The Role of the Collaborative Law Attorney
The Collaborative Law process focuses on constructive problem-solving rather than on litigating. Because of this, the job of the Collaborative Law attorney looks very different from that of a traditional attorney. The following will help you understand the differences between the roles of the Collaborative Law attorney and the traditional attorney. Participants can take comfort in the fact these principles apply to both attorneys, not just their own.
Your Collaborative Law attorney will:
Advise you about the legal issues involved with your case. Your Collaborative Law attorney has the same duty as a traditional attorney to alert you to the relevant legal issues in your case and a reasonable range of outcomes.
Be your negotiating partner while also empowering you to negotiate on your behalf.
Help you understand and consider the other person’s point of view.
Help you approach the case in a constructive, problem-solving way rather than an adversarial, win-lose way.
Work with you to help you identify your interests. An “interest” is something that is fundamentally important to you. Your interests are the underlying reasons why you ask for something (your “position”).
Help you identify all available options and help you determine which option or options best meet your interests. Your Collaborative attorney will also help you consider the other person’s interests and help figure out how an agreement can maximize both of your interests.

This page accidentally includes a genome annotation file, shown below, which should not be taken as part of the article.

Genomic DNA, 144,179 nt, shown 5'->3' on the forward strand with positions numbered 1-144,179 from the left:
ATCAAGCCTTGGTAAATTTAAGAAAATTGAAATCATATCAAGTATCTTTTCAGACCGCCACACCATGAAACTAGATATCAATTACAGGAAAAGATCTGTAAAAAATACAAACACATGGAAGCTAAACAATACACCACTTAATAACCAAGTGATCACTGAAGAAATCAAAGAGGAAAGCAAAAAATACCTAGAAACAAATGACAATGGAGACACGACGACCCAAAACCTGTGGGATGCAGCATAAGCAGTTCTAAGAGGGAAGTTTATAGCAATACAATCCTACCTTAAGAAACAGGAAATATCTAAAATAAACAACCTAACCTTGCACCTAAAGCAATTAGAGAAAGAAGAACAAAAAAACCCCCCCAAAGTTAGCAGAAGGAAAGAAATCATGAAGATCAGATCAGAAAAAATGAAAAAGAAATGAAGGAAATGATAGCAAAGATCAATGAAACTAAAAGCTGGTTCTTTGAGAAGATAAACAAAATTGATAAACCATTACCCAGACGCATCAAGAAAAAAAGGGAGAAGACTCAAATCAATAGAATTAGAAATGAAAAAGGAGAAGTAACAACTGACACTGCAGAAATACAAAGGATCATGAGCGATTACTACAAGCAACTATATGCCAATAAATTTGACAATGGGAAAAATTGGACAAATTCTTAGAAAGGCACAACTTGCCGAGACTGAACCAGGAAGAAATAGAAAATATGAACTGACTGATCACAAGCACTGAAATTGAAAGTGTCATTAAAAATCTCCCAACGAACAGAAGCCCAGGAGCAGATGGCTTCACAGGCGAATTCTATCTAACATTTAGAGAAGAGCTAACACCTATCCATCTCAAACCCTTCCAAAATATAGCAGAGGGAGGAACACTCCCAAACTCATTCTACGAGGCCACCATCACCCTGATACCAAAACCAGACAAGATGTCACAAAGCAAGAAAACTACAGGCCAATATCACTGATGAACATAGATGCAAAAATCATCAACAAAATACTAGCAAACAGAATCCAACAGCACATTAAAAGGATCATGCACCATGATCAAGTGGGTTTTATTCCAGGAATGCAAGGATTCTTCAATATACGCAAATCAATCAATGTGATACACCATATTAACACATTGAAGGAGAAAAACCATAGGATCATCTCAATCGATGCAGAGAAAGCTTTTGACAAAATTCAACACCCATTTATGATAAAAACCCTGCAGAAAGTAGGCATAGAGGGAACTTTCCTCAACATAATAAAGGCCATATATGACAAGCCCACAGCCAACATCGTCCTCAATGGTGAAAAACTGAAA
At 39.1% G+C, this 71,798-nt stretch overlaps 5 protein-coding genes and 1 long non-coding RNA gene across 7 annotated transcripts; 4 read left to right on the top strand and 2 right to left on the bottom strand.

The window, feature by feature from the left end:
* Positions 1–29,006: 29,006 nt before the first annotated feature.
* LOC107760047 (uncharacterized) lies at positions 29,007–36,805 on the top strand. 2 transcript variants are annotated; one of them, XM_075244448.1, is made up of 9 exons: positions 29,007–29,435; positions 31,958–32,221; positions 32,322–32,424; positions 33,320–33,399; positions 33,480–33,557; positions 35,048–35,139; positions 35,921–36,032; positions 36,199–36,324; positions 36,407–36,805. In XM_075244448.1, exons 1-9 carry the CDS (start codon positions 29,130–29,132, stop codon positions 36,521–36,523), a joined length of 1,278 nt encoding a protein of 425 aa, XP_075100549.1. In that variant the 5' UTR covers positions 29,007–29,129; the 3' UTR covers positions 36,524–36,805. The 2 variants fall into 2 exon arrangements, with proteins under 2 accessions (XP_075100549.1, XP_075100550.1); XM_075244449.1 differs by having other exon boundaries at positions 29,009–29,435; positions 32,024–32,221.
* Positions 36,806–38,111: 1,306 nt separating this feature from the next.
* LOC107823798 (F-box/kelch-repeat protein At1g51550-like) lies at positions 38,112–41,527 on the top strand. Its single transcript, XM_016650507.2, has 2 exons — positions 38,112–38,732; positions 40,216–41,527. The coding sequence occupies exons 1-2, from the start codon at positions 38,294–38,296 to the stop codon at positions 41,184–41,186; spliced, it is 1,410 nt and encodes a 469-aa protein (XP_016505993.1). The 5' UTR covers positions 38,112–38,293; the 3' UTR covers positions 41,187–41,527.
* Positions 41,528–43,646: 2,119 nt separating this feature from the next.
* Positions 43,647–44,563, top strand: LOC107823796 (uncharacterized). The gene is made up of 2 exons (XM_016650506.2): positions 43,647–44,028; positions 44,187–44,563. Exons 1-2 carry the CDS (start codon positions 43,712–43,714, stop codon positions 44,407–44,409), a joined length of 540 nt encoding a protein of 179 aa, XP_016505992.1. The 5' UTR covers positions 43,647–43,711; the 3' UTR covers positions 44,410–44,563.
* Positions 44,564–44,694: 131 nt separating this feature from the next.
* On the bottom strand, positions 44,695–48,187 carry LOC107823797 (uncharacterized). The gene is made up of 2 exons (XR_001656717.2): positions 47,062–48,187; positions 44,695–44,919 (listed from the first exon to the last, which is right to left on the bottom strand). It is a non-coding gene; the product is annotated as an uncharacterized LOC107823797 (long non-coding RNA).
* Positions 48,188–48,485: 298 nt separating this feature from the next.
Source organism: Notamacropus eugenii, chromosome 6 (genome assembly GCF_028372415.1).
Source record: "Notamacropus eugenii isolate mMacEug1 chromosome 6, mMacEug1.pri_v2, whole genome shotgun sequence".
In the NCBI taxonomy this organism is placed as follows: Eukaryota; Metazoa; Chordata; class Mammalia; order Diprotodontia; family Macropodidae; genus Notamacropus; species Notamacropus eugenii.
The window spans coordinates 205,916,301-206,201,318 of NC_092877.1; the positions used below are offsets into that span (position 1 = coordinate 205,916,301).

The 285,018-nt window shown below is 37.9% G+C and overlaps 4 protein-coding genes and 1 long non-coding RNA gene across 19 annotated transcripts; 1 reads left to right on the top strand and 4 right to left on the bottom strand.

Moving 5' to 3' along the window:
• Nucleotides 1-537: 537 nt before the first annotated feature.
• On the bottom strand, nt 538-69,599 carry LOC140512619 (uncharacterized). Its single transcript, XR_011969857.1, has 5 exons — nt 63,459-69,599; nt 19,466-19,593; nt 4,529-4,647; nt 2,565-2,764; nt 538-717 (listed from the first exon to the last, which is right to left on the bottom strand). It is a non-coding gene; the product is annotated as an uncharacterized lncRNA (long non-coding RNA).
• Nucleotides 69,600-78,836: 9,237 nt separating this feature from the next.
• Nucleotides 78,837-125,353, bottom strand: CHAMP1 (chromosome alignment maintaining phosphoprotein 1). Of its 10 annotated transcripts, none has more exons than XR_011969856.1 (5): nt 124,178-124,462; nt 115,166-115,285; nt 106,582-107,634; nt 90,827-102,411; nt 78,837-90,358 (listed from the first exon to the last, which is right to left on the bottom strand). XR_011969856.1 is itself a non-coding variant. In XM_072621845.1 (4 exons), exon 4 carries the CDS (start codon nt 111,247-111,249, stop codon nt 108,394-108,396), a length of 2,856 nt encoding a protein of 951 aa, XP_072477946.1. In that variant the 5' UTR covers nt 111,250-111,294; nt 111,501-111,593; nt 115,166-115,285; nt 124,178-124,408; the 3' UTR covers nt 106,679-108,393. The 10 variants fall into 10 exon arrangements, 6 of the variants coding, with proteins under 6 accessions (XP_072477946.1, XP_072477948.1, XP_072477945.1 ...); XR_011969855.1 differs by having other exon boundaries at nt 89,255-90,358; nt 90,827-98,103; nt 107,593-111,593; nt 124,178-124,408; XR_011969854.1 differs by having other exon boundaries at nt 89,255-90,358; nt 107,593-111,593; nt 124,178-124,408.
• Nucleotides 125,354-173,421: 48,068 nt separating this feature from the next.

Work with you to develop effective negotiation and communication skills.
Your Collaborative Law attorney will not:
Attack the other participant or make them look bad.
Approach the case in a combative, win-lose way.
File a case in court or threaten to file a case in court (except that all documents will be filed at the end of the case after everyone has signed them – no court appearance is required in most jurisdictions).
Hide or conceal assets.
Take advantage of errors, mistakes or misstatements by the other participant or anyone involved with the case.
The Collaborative attorney’s job is the same as the traditional attorney’s job – to represent his or her client as best they can. But “successful” representation looks somewhat different in the Collaborative process. Most Collaborative attorneys genuinely want an outcome that works well for the entire family. The attorney’s first duty is to his or her client, but most Collaborative attorneys want a positive outcome for the other client as well.